Filler material 140 can be any suitable material that can be coated or otherwise disposed over transparent conductor pattern 130 so that it covers the pattern 130 and substantially fills in the gaps between portions of pattern 130, making contact with coating 120 in areas uncovered by the pattern 130. Filler material 140 can be the same material as used for coating 120. In some embodiments, filler material 140 can be an adhesive material such as an optically clear adhesive, for example an optical grade acrylic pressure sensitive adhesive. Filler material 140 preferably has an index of refraction of about 1.4 to 1.8 in constructions where the substrate 110 is PET, the coating 120 is silicon oxide, and the transparent conductor 130 is ITO. For example, in such constructions suitable filler materials can include an acrylic pressure sensitive adhesive or a silicon oxide.
Construction 100 can be configured for adhering to an object such as the front of a display screen, another substrate (such as glass or another rigid or flexible plate), or another suitable object. This can be done by disposing an adhesive on surface 112 of substrate 110, on surface 142 of filler material 140, on another layer or layers disposed on surface 112 or surface 142, or by using an adhesive as the filler material 140 and bonding directly to the adhesive filler. In such circumstances, a release liner may be provided over the adhesive layer for convenient storage and handling before removing the release liner and suitably adhering the construction to a desired surface.
The transparent conductor patterns 130 of construction 100 and 230 of construction 200 can form the sensing elements for touch screens. When a conductive touch object such as a user's finger comes into close enough proximity, the conductive touch object can be capacitively coupled to one or more of the sensing elements that make up the transparent conductor pattern. In many cases, the transparent conductor pattern includes a series of independently addressable transparent conductive lines, stripes, pads, traces, or the like. Controller electronics drive each of these so that capacitive coupling with a touch object results in a detectable signal. From the strength of the signals, it can be determined which portion or portions of the transparent conductor pattern are being capacitively coupled, thereby identifying the position of the touch.
During operation, a conductive touch object can be capacitively coupled either through the first substrate 410 or the second substrate 415 with at least one of the first series of transparent conductive traces 430 and at least one of the second series of transparent conductive traces to determine both the x-and y-coordinates of the touch input. This type of touch screen can be referred to as a matrix-type touch screen. Examples of matrix-type touch screens are disclosed in U.S. Pat. Nos. 6,188,391; 5,844,506; and 5,386,219, as well as International Publications WO 01/27868, WO 02/100074, and WO 01/52416.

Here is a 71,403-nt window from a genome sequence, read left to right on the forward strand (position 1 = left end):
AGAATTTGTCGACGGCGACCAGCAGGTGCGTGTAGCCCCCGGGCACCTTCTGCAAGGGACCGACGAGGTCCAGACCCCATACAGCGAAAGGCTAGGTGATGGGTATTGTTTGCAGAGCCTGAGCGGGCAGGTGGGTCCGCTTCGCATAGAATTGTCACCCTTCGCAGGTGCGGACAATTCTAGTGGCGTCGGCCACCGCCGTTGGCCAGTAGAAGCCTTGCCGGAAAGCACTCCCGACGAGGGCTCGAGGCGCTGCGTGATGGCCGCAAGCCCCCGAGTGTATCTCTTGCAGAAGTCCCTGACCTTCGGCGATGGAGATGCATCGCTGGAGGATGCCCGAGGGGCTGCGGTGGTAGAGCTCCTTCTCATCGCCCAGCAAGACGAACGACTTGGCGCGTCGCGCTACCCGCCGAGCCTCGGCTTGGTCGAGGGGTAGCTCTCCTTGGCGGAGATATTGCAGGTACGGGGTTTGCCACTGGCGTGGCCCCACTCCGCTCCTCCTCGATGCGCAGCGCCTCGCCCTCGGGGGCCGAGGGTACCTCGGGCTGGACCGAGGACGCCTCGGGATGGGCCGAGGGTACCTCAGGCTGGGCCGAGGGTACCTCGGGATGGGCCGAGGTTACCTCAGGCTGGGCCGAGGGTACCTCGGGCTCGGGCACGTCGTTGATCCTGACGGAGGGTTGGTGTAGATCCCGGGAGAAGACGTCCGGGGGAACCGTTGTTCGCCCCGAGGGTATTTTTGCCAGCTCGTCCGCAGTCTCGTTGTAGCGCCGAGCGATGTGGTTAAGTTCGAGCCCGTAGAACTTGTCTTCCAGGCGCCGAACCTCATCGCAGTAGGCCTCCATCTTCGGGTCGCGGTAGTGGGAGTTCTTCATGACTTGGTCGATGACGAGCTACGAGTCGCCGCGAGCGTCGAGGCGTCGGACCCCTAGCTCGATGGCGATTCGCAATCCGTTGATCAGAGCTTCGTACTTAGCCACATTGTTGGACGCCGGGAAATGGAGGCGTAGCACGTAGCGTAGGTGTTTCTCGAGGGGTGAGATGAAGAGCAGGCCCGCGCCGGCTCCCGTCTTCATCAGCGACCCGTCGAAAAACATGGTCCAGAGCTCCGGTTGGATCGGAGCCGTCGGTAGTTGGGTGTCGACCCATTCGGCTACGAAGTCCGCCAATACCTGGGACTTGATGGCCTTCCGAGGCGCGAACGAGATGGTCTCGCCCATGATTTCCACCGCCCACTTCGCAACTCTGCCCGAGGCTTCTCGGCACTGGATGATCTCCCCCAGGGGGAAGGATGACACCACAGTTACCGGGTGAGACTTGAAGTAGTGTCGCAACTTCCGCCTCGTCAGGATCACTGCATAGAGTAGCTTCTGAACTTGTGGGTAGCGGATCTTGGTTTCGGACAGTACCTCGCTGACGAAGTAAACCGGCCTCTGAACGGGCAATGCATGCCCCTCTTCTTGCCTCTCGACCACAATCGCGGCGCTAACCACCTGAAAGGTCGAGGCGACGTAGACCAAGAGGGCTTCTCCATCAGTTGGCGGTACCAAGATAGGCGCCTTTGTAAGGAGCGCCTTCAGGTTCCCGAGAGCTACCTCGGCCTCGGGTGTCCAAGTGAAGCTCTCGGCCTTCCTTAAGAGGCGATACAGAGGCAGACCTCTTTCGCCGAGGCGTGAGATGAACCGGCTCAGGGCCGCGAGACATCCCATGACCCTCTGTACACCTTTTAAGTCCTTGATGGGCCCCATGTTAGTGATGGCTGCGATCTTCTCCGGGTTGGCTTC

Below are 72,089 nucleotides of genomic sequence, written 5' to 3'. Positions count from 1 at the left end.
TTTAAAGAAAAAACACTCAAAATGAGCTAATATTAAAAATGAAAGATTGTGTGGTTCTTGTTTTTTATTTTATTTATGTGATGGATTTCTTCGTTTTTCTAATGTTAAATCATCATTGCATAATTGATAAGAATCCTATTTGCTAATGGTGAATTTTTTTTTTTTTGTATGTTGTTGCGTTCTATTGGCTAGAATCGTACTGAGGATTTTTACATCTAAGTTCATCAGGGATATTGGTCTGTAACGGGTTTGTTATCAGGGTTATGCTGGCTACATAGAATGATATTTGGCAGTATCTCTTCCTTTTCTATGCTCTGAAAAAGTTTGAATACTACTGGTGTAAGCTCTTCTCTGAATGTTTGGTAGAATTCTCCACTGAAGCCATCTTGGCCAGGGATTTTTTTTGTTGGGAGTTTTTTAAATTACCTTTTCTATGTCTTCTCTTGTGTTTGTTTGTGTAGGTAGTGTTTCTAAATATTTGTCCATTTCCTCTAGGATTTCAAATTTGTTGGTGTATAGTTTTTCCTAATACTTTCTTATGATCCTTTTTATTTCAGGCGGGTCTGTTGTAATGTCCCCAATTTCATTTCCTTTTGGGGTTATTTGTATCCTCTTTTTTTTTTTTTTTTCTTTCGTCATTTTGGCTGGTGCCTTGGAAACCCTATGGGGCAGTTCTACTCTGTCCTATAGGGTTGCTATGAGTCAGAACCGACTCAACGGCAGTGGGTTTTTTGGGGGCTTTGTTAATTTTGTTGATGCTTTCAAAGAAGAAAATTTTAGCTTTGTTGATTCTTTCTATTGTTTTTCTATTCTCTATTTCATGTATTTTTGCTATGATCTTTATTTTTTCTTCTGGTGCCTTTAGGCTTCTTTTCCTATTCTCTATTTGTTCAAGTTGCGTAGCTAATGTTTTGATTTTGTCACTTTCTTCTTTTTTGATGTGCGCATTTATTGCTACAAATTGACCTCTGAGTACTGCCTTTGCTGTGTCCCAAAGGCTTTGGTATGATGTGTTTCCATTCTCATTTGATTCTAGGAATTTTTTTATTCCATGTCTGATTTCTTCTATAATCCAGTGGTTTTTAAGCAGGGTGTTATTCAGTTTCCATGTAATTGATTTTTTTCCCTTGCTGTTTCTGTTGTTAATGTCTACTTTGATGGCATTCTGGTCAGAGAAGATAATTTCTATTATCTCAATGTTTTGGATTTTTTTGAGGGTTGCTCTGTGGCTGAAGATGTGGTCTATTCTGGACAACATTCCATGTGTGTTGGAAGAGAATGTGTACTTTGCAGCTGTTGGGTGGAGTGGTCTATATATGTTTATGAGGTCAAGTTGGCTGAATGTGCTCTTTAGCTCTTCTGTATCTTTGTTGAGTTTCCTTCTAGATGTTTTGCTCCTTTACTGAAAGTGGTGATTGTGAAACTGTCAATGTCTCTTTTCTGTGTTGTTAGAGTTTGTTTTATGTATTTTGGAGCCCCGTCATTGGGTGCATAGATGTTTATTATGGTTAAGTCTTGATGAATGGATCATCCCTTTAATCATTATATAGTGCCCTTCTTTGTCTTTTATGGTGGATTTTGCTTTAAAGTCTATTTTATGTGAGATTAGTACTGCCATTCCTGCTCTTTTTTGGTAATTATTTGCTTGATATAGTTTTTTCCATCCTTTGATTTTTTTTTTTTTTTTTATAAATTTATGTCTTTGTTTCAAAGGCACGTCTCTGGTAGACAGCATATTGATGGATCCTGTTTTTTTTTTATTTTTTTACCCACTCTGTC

Support substrate 690 can be any suitable substrate including rigid or flexible materials, for example glass or plastic. In exemplary embodiments, support substrate 690 is a rigid glass substrate, and substrates 610, 615, and 650 are flexible plastic substrates. In this way, subconstructions of construction 670 can be made on each of the flexible substrates 610, 615, and 650 using roll-to-roll or other suitable processing methods. Each of the subconstructions can then be laminated or otherwise adhered together to form construction 670, which can in turn be bonded to a support substrate 690.
A Near Field Imaging touch sensor construction was made by the following procedure.
SiO2 was sputter coated on a 7 mil (about 0.2 mm) sheet of PET to form a 250 Angstrom coating of the SiO2 substantially covering the PET substrate. The PET substrate used was a standard PET film primed on one surface with a print treatment. The SiO2 was coated on the non-print treated side. The SiO2 coating had an index of refraction of about 1.46.
A removable, water soluble, patterning ink was screen printed on top of the SiO2 in areas where the transparent conductor pattern was not specified, for example between areas specified for the pattern and in a border area.
ITO was sputter coated over both the SiO2 and screen-printed water soluble ink at a thickness sufficient to achieve a 450 Ohm/square resistivity. ITO can be suitably sputter coated using metal or ceramic targets and over a wide range of temperature and processing conditions.
The patterning ink was removed with water, and the sample was dried, leaving a pattern of ITO bars as the transparent conductor pattern of sensing electrodes.
A silver conductive ink was screen printed on the ITO and SiO2 and dried to thicknesses of about 0.3 to 0.6 mils (about 8 to 15 microns) to form conductive traces connecting to each of the ITO bars.
A solvent-based epoxy insulator ink was screen printed over the silver conductive ink and thermally cured, leaving vias in the epoxy for electrical connections to be made to an electrical tail. This printing step was repeated to produce two layers.
Silver conductive ink traces were screen printed over the printed insulator and dried to thicknesses of 0.3 to 0.6 mils (about 8 to 15 microns) to make connections through the vias.
A carbon conductive ink was screen printed and dried to a 0.3 to 0.6 mil thickness (about 8 to 15 microns) over the silver ink on the end of the tail to protect the traces from corrosion and abrasion.